Monday, October 10, 2011

The Humble Bundle: Frozen Synapse

The Humble Bundle is a pretty cool idea. Pay what you want and get a cool indie game; if you pay more than the average, you get a few more games. Oh, and you get to decide how much of your cash goes to the developers and how much goes to charity. Anyway, I just got the most recent bundle, and it comes with:
  • Frozen Synapse
  • Trauma
  • SpaceChem
  • Trine
  • Shadowgrounds: Survivor
  • Shadowgrounds
  • Jack Claw
  • Splot
I've heard a lot about Frozen Synapse and Trine, but not so much about the other ones. I am looking forward to Synapse, though. Thoughts to come. 

Sunday, October 9, 2011

Space Pirates and Zombies

There seem to be a lot of good indie games out there lately, and Space Pirates and Zombies is one that I've been playing quite a bit. It's a top down, 2D space shooter and brings up, for me at least, very warm memories of my beloved Star Control series. It's pretty fun; you have a big mothership that you can use to build your fleet. There are five sizes of ships, from tiny to enormous, and each size has a bunch of different blueprints that you can customize with different weapons and various defense and support systems. You can have three ships active at any given time. At the beginning of the game, you determine the size of the galaxy that you're going to be exploring; if I remember correctly, you can have between 100-300 star systems. Each system has a bunch of different side missions you can do; they're usually pretty generic, but most of them involve you blowing up other space ships, and honestly, that never gets boring. The plot is solid enough, with a few laughs thrown in here and there. I'm about 30 hours in, and haven't finished it just yet, but I'm getting a feeling that I might be close. You can get it on Steam, and it's definitely worth $15, especially if you were a Star Con nut back in the day.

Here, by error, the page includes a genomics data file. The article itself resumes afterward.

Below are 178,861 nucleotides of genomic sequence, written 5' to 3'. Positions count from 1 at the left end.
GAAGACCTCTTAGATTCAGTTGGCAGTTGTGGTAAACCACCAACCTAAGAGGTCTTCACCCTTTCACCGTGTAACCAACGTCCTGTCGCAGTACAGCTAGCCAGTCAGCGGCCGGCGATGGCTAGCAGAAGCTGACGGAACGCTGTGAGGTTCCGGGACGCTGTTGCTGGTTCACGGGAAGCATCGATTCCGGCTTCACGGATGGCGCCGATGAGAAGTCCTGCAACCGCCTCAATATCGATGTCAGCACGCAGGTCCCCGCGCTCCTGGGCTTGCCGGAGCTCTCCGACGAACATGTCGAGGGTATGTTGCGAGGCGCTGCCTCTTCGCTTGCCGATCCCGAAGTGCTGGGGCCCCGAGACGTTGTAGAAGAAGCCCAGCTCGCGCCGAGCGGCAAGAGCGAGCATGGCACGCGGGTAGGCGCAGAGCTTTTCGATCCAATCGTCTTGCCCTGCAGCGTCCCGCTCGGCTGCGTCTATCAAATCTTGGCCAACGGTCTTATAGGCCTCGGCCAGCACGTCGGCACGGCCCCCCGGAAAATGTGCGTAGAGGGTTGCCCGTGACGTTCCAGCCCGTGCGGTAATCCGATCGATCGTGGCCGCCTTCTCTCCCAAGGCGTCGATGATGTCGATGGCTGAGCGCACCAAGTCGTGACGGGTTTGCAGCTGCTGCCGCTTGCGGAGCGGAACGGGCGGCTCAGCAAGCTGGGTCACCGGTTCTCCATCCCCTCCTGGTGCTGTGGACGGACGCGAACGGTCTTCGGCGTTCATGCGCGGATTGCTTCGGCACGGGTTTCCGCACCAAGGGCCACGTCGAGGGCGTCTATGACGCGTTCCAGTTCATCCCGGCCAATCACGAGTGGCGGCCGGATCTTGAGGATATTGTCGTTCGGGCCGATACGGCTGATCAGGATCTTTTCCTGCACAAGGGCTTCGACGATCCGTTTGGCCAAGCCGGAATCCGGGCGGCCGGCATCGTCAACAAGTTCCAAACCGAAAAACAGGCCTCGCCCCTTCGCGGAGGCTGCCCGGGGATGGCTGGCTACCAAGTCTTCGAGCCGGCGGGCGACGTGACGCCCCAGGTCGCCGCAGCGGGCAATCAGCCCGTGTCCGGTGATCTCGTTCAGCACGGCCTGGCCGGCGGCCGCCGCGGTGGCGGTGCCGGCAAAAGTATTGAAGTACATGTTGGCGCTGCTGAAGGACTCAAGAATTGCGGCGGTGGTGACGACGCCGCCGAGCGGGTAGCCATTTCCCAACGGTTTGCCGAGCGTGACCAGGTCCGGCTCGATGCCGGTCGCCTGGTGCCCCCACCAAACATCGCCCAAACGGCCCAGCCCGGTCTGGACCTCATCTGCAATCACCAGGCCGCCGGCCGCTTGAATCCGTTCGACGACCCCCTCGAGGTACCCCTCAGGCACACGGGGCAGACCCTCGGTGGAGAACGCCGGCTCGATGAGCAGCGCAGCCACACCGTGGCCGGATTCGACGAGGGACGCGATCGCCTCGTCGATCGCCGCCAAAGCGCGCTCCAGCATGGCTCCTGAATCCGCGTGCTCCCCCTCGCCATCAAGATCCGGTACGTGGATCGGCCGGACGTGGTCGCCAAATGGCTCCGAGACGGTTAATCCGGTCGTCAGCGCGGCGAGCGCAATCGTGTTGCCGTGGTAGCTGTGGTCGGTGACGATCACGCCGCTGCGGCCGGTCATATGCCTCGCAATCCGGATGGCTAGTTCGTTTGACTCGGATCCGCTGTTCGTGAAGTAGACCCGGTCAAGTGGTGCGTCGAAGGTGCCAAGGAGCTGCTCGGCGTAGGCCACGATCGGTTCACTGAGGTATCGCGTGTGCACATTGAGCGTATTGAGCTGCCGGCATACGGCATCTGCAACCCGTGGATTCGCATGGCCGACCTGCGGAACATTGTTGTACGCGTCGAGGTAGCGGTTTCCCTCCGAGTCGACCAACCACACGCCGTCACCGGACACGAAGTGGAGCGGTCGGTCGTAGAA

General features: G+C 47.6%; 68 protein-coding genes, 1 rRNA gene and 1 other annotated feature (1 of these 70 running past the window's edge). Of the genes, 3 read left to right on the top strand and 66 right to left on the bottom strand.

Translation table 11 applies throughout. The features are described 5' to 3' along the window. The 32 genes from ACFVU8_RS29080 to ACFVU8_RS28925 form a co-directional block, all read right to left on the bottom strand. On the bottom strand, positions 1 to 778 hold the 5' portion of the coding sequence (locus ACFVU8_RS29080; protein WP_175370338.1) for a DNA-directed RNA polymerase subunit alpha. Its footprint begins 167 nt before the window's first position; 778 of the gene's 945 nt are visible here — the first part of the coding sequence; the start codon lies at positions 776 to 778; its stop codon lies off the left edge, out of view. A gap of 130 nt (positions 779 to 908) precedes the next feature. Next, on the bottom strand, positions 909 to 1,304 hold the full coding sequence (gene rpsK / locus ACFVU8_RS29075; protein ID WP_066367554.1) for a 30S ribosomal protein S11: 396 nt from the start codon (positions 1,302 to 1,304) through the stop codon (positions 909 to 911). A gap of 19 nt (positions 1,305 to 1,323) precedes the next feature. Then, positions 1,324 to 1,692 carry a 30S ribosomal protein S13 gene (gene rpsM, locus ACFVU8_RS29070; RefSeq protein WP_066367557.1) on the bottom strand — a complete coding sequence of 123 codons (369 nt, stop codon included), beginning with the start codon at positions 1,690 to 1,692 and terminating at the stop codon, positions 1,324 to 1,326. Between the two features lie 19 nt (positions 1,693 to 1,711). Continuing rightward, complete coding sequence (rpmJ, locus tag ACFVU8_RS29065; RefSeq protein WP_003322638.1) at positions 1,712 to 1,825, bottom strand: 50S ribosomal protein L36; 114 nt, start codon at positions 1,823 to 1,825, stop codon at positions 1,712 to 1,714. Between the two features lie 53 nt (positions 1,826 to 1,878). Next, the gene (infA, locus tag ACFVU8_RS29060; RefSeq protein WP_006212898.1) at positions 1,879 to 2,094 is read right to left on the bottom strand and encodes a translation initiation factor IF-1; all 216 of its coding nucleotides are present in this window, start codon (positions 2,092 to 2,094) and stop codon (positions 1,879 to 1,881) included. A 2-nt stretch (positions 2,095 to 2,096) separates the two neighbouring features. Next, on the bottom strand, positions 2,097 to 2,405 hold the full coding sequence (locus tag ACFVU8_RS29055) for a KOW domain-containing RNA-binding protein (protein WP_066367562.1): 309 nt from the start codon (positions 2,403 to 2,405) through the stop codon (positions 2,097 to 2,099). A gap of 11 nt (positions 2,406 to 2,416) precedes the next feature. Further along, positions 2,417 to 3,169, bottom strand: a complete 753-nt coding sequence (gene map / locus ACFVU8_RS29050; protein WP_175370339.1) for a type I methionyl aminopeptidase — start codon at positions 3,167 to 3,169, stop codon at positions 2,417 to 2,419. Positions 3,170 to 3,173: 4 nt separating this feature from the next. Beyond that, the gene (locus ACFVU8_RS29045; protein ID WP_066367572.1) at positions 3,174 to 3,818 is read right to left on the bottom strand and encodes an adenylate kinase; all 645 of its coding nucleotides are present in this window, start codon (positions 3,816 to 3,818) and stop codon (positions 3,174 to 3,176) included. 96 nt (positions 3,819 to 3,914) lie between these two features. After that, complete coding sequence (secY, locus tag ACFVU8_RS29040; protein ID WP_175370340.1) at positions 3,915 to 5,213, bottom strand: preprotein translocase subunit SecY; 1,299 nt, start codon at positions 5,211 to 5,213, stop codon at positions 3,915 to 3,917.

Now, here's a picture of me blowing up some spaceships: